…is headed your way. Gordon Belt has the details. Sounds pretty cool!
Monthly Archives: February 2011
Last night I went to a movie with my mom and saw the trailer for The Conspirator. It looked pretty good. (Of course, the trailers always look pretty good, which is why I ended up shelling out money to see that Clash of the Titans remake on opening night.)
When the movie screened at the AHA meeting, the topic of slavery and popular memory of the Civil War came up, according to a piece posted earlier this month at HNN:
As one AHA member observed, is it really possible to make a film about the Civil War era and not mention the word slavery? The Southern Surratt family had been slaveholders before falling into more difficult economic times, but this fact is not alluded to in the film. Instead, Aiken observes that he is as dedicated to his cause (the Union) as Surratt is to her cause. However, the cause to which Surratt has pledged herself and her family is never identified. Thus, it is possible for viewers to provide alternative answers to this question which deny the centrality of the slavery issue to the origins of the Civil War. Those who attended a secessionist ball in Charleston, South Carolina may assert that they are commemorating a commitment to states’ rights rather than celebrating an effort to preserve the institution of slavery. And The Conspirator fails to offer any cinematic challenge to such an assumption. One may view The Conspirator free from the disturbing questions of race and slavery. Perhaps this will make the film appealing to a larger audience, but it will do little to foster popular understanding of the Civil War as we observe the 150th anniversary of that conflict.
That’s not to say that the film is inaccurate. In fact, the writer goes on to admit that The Conspirator “includes more accurate historical detail than most Hollywood productions.” Yet some historians are still troubled, because it doesn’t address deeper issues revolving around the causes of the war.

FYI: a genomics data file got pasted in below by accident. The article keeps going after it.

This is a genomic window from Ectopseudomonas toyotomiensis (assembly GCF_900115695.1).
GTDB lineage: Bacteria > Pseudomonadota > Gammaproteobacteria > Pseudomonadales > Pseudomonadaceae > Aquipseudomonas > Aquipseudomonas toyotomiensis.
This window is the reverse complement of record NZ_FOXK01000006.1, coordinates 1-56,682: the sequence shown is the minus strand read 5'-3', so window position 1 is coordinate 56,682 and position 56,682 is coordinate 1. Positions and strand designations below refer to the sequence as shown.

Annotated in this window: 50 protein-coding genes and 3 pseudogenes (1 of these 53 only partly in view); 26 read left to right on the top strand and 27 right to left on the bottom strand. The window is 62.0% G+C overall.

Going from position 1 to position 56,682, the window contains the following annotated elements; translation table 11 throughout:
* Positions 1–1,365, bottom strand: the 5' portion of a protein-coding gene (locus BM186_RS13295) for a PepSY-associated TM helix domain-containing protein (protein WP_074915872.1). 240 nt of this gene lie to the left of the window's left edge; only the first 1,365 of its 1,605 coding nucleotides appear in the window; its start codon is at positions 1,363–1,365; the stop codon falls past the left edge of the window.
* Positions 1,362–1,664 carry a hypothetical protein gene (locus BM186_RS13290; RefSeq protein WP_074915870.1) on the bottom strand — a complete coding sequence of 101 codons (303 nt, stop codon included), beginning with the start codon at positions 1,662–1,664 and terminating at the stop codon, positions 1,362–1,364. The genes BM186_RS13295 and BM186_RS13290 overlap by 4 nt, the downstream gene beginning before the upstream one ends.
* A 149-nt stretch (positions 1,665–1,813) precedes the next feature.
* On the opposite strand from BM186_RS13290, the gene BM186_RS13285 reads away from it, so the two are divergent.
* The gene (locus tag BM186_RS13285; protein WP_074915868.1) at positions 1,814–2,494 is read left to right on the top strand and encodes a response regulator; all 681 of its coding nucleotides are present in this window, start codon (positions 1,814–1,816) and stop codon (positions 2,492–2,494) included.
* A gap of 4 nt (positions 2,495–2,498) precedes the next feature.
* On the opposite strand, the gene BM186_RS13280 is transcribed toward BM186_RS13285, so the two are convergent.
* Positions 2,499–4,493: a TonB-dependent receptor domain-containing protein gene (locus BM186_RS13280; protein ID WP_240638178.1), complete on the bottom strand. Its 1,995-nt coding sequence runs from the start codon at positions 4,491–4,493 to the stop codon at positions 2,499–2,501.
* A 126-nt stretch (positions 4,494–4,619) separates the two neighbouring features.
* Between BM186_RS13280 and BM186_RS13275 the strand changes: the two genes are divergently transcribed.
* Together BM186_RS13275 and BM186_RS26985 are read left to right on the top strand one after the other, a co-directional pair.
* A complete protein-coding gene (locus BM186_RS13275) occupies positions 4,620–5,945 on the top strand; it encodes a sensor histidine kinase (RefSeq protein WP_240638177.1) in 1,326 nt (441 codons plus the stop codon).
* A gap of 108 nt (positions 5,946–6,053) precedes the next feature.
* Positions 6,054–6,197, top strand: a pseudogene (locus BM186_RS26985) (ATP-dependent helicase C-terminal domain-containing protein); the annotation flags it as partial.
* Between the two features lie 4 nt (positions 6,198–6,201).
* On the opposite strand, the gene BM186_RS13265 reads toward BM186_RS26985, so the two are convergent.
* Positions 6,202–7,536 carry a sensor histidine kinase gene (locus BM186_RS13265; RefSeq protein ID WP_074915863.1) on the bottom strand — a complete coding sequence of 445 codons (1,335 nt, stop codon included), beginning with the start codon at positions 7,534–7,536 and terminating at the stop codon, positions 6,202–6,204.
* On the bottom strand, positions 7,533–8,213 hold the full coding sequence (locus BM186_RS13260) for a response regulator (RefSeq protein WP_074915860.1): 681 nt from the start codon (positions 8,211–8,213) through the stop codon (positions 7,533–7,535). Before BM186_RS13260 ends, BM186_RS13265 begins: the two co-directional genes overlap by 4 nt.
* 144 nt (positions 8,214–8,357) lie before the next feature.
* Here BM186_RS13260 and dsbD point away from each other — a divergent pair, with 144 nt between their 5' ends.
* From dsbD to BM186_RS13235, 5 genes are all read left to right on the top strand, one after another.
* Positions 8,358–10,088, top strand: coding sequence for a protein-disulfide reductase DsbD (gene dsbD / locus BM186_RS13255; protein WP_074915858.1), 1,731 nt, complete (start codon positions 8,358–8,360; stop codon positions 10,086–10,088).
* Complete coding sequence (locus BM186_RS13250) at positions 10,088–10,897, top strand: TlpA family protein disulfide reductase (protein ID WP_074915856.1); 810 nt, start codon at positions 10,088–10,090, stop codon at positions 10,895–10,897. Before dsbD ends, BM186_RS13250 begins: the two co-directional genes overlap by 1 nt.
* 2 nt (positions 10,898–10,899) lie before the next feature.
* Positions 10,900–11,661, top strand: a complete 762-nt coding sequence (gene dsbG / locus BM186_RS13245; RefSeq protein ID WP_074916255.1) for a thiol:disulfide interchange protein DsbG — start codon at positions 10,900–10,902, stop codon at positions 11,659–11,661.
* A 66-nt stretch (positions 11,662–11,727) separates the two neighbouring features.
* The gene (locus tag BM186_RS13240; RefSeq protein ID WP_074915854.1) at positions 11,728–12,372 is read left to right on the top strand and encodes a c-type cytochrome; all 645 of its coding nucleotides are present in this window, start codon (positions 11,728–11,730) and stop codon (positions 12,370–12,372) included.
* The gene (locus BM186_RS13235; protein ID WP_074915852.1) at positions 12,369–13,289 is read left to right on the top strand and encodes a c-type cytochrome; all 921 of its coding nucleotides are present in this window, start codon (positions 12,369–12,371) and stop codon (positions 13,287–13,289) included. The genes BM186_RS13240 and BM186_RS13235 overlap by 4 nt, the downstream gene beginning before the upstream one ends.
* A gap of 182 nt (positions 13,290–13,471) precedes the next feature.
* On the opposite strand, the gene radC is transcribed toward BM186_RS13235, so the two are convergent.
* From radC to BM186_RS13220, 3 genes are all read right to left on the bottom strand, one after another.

So can you make a Civil War movie without dealing with slavery? I’m going to suggest that you can.
Please don’t misunderstand me here. I’ll be the first to state that the debate over slavery was, in every meaningful sense, what made the Civil War happen. If there had been no controversy over slavery’s extension, there would have been no war. It’s as simple as that. Anyone who asserts that slavery had nothing to do with the war simply doesn’t know what he’s talking about. (To employ my own movie-related metaphor, such a person is wearing hockey pads.)
Still, I don’t think it’s necessary to address the war’s larger causes in every single attempt to tell stories about the Civil War era. This isn’t a movie about the Civil War’s causes, nor even a movie about the Surratt family’s economic background. It’s a movie about the trial of Mary Surratt. We don’t expect historians who write tactical studies of Civil War battles to address slavery’s role in the war. Nor do we expect historians who write books about the very historical themes the film tackles—namely the relationship between military arrests of civilians and constitutional issues—to do so. Why should we expect filmmakers to do it?
Apparently we expect it because films are a teachable moment. The movie, we are told, will “do little to foster popular understanding of the Civil War.” But is it really the filmmakers’ job to foster popular understanding of the war’s causes and of the debate over emancipation? I don’t think so. They’ve apparently handled the matter of the Surratt trial in a satisfactory manner, and that’s all they can reasonably be expected to do.
Furthermore, it’s worth asking whether most moviegoers are so ignorant of the importance of slavery in the coming of the Civil War that they need this film to tell them. I submit that most people who don’t affirm the critical role of slavery to the war do so not out of simple ignorance, but through a conscious and willing act of denial necessitated by needs that have little to do with a desire to understand history. I doubt that, if the film did put slavery front and center, thousands of audience members would leave the theater muttering to themselves, “Slavery caused the war? Why, I had no idea.” No, most Americans who deny that the peculiar institution brought on the conflict do so despite reams of scholarship and primary material telling them otherwise, so it’s unlikely that a movie is going to change their minds.
If historians are concerned about popular understanding of the relationship between the war and slavery—as they certainly should be—then let’s engage this topic in accessible books, exhibits, and documentaries. This is a public history issue, not a Hollywood issue.
Apparently so, if these folks have anything to say about it:
The almost entirely true story of Abraham Lincoln and his self-appointed bodyguard, Marshal Ward Hill Lamon – a banjo-playing Southerner who foiled repeated attempts on the President’s life, and kept him functioning during the darkest hours of the Civil War.
This will be the People’s Lincoln movie. If you can put together a 19th Century costume, you can attend the Gettysburg Address. Or become a backer and get your name in the credits. Or design a visual effect, and be part of the creative team. Much more info to come.